Schwartz Rounds were originally conceived to meet a very specific identified need in healthcare: to support healthcare providers to be compassionate to patients through giving them insight into their own thoughts, feelings and behaviours.26 In the UK, the reasons given for adoption has been more about staff well-being, in line with evidence linking quality of patient care and experience with staff well-being.13 23 Unlike many of the other interventions, they have a structured format, and are specifically not intended to be ‘problem-solving’. In doing so, they provide a ‘counter-cultural’ space that differs from the protocol-driven, outcome-orientated healthcare environment that values emotional stoicism: ’Good Rounds shift an organisation and its workers away from their default position of urgent action, reaction and problem solving to an hour of stillness and slowness’78 (p. 41). A key ingredient supporting Rounds to meet their intended aims is good facilitation, thus the role of the facilitator is key. Unlike the facilitation role in other interventions we reviewed, where there was often much variability in relation ‘fidelity’, in the UK, it is mandatory for Rounds facilitators to attend training provided by the PoCF (the UK licence holder for Schwartz Rounds), and they receive ongoing support from Schwartz mentors. It is recommended that there are at least two facilitators in each organisation, and the PoCF state that it helps if facilitators have experience of group work, and managing difficult emotions (many have psychology or social work backgrounds). In our national evaluation, we found despite most having these skills and background, they often shouldered the responsibility for Rounds on their own (some having only one facilitator too), which we found to impact negatively on their well-being, and on the sustainability of Rounds, recommending that a focus on facilitator support, and succession planning would be beneficial for Rounds26 79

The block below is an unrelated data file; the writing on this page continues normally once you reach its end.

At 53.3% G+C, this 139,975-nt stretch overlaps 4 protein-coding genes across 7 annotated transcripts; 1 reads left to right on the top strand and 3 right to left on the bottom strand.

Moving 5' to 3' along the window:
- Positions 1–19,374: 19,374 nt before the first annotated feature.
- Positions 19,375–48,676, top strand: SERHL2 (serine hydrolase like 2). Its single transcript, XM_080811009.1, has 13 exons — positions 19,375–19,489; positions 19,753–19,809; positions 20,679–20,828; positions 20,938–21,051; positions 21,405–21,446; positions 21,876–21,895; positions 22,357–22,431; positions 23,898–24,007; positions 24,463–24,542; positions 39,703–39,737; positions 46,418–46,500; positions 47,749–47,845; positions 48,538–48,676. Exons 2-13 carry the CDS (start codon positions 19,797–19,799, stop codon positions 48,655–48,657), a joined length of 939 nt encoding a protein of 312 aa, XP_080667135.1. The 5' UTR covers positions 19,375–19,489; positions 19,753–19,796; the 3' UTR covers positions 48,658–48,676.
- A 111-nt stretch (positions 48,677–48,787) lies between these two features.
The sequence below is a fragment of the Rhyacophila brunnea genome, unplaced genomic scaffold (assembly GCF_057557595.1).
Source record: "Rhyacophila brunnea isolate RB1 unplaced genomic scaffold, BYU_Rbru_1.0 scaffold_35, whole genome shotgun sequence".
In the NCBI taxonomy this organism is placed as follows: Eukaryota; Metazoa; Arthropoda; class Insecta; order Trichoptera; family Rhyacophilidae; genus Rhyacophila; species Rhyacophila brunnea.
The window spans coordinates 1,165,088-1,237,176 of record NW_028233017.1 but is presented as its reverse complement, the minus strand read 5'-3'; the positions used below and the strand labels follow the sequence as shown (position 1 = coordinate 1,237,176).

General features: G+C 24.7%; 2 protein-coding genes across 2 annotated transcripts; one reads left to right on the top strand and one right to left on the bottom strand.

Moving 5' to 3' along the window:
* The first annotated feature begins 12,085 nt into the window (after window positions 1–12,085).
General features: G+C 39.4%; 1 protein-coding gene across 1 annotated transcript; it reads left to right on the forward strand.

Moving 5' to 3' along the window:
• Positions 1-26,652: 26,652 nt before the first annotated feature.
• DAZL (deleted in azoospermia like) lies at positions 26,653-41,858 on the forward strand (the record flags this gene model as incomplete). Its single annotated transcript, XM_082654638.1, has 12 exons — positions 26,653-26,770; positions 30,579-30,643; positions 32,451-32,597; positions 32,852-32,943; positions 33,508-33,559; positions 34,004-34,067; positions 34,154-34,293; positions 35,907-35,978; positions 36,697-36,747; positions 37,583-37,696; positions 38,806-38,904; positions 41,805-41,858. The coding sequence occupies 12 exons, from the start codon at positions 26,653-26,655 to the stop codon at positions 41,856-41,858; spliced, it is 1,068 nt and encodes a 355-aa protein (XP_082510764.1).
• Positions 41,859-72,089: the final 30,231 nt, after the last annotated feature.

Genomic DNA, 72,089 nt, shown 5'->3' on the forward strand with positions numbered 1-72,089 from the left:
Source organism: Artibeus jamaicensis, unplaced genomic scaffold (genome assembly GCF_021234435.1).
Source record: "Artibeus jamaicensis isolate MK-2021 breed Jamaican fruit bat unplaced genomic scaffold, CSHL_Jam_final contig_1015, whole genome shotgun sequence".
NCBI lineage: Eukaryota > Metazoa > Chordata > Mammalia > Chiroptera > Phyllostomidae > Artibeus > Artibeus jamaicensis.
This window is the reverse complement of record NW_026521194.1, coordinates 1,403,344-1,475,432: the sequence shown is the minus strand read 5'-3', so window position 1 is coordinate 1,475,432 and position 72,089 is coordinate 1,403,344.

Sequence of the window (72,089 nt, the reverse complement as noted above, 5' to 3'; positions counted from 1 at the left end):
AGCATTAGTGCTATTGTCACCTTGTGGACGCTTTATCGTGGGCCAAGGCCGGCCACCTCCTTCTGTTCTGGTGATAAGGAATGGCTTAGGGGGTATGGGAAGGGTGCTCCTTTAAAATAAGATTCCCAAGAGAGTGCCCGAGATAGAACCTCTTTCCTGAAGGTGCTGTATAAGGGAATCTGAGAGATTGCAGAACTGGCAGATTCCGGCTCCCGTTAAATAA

Workforce interventions are often complex in nature, with many components and aims. Their evaluation is thereby challenging, particularly with regard to attributing any changes to outcomes to the intervention as opposed to other causes within the organisation/system. The challenge of conducting a robust evaluations of organisation-wide interventions may be one explanation as to why such evidence is so sparse,22 and for why there is instead a predominance of evidence regarding individually targeted interventions such as mindfulness-based stress reduction. The application of new methodologies to address these challenges, such as realist evaluation, could enable a more robust understanding of how and why interventions work (or do not work), and has recently been applied in the first UK national evaluation of Schwartz Rounds.26
The focus of this review on the evidence within healthcare staff meant that wider evidence for some interventions, beyond healthcare, was not considered. Also, the scoping methods applied to the comparable interventions inevitably means that some relevant evidence may have been omitted, although systematic electronic searching and consultation with experts aimed to minimise this risk. The rapid uptake of Rounds in the UK and need to contextualise them within staff well-being interventions, informed the design of this review. It was thereby a review that compared other interventions with the key features of Rounds, and did not thereby compare the key features of all the other interventions with each other, apart from by describing and synthesising their origins and evidence base.